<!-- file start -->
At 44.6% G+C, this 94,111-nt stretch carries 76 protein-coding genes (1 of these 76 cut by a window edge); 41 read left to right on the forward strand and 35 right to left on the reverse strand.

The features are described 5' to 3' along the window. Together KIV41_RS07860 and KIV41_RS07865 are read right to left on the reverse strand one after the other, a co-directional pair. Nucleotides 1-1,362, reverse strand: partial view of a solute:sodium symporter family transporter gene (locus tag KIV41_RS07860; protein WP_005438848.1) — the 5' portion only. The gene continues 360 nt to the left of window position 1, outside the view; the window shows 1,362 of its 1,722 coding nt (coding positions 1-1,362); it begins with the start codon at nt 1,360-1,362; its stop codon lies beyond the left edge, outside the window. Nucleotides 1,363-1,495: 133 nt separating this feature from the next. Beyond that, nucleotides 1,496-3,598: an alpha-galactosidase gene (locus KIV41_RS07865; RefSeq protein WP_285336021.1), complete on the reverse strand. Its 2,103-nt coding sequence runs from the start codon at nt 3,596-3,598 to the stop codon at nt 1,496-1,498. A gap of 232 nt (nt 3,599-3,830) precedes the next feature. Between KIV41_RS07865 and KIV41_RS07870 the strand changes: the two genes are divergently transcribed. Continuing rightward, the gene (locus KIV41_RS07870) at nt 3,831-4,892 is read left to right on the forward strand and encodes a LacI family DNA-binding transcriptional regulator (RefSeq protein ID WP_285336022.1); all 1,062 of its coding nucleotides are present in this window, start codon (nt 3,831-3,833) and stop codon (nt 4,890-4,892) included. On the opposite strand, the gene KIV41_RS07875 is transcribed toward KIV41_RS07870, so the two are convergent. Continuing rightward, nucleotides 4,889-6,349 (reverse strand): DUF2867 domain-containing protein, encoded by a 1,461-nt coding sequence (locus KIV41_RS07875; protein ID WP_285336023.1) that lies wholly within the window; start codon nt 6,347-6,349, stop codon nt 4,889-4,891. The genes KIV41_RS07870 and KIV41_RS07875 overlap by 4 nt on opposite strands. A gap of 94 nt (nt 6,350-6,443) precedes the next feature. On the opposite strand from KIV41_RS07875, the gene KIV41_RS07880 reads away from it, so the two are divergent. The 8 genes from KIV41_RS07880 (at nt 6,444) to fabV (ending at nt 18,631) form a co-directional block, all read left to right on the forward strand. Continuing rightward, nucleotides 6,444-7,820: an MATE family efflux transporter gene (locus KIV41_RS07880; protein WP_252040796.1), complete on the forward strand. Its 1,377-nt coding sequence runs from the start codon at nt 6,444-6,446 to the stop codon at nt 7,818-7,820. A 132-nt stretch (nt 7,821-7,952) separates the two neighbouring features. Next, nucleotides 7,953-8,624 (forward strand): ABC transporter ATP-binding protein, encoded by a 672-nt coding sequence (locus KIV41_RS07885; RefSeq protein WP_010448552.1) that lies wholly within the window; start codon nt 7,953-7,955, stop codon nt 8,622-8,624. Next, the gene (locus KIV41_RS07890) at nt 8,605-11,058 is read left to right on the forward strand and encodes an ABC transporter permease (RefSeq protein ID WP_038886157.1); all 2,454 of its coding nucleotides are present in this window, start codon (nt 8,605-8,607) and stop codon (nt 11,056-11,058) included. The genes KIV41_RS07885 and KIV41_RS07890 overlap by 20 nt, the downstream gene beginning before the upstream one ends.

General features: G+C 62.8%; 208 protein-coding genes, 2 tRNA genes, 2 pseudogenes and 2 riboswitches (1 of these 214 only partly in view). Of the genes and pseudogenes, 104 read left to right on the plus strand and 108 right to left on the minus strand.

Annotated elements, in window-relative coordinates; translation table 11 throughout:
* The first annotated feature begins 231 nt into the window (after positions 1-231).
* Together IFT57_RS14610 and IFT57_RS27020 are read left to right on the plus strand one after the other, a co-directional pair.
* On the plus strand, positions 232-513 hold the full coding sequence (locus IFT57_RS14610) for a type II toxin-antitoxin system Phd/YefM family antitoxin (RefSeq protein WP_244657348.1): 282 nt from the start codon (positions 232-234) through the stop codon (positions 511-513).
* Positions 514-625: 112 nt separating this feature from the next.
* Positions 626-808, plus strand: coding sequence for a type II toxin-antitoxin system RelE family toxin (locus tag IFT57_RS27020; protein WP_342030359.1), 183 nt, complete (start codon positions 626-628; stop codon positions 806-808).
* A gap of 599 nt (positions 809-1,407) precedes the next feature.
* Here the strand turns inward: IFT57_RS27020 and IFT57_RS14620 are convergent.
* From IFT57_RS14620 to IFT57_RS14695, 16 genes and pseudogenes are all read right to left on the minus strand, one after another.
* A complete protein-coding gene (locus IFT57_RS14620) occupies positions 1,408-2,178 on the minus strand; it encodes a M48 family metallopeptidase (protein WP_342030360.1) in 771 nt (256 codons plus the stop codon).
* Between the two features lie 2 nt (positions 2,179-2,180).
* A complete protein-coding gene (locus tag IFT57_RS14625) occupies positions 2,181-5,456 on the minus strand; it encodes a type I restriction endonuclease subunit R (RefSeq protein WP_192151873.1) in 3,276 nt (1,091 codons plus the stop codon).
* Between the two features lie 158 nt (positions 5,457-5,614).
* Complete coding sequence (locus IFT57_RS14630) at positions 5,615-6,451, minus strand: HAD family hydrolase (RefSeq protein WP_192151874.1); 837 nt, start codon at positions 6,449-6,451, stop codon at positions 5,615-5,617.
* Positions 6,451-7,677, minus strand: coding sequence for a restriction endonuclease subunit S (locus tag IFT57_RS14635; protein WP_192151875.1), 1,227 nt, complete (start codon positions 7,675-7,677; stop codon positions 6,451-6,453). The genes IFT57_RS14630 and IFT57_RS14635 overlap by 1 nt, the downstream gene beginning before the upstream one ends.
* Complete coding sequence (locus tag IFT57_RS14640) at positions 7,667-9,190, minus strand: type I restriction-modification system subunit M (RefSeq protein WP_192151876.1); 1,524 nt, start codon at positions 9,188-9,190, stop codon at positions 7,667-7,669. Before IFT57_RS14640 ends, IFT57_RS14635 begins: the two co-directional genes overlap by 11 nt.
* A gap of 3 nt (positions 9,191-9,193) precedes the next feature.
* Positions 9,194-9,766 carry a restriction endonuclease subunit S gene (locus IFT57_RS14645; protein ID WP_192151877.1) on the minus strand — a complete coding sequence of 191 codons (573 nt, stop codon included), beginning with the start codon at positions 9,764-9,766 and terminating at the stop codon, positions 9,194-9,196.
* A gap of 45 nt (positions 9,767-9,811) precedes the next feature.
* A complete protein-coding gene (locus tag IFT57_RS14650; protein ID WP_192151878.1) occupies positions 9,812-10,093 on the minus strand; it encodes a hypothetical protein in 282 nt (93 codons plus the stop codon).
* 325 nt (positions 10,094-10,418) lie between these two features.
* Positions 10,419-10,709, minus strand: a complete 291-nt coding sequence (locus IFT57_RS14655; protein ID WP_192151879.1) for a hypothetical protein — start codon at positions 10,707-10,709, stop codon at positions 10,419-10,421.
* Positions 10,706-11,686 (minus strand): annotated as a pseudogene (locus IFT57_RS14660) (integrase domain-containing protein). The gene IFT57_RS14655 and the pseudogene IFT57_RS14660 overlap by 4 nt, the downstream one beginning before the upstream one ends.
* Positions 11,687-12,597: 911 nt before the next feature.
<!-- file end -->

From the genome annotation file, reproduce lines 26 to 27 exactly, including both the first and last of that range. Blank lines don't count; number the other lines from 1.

* Positions 10,706-11,686 (minus strand): annotated as a pseudogene (locus IFT57_RS14660) (integrase domain-containing protein). The gene IFT57_RS14655 and the pseudogene IFT57_RS14660 overlap by 4 nt, the downstream one beginning before the upstream one ends.
* Positions 11,687-12,597: 911 nt before the next feature.